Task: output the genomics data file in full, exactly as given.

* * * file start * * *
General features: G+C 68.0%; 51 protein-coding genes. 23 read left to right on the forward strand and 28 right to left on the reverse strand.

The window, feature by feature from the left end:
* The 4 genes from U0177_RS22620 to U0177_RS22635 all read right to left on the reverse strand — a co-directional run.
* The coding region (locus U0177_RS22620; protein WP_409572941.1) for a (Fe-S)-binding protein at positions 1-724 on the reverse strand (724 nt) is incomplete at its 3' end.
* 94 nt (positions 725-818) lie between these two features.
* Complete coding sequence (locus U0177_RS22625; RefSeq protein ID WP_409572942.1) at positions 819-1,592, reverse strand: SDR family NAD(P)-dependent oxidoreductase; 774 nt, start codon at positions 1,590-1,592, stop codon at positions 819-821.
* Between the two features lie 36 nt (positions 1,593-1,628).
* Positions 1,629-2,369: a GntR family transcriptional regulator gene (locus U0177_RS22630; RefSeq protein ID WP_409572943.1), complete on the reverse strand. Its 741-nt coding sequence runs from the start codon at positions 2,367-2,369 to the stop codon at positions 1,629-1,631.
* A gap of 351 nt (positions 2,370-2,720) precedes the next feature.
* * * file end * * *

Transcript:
General features: G+C 68.0%; 51 protein-coding genes. 23 read left to right on the forward strand and 28 right to left on the reverse strand.

The window, feature by feature from the left end:
* The 4 genes from U0177_RS22620 to U0177_RS22635 all read right to left on the reverse strand — a co-directional run.
* The coding region (locus U0177_RS22620; protein WP_409572941.1) for a (Fe-S)-binding protein at positions 1-724 on the reverse strand (724 nt) is incomplete at its 3' end.
* 94 nt (positions 725-818) lie between these two features.
* Complete coding sequence (locus U0177_RS22625; RefSeq protein ID WP_409572942.1) at positions 819-1,592, reverse strand: SDR family NAD(P)-dependent oxidoreductase; 774 nt, start codon at positions 1,590-1,592, stop codon at positions 819-821.
* Between the two features lie 36 nt (positions 1,593-1,628).
* Positions 1,629-2,369: a GntR family transcriptional regulator gene (locus U0177_RS22630; RefSeq protein ID WP_409572943.1), complete on the reverse strand. Its 741-nt coding sequence runs from the start codon at positions 2,367-2,369 to the stop codon at positions 1,629-1,631.
* A gap of 351 nt (positions 2,370-2,720) precedes the next feature.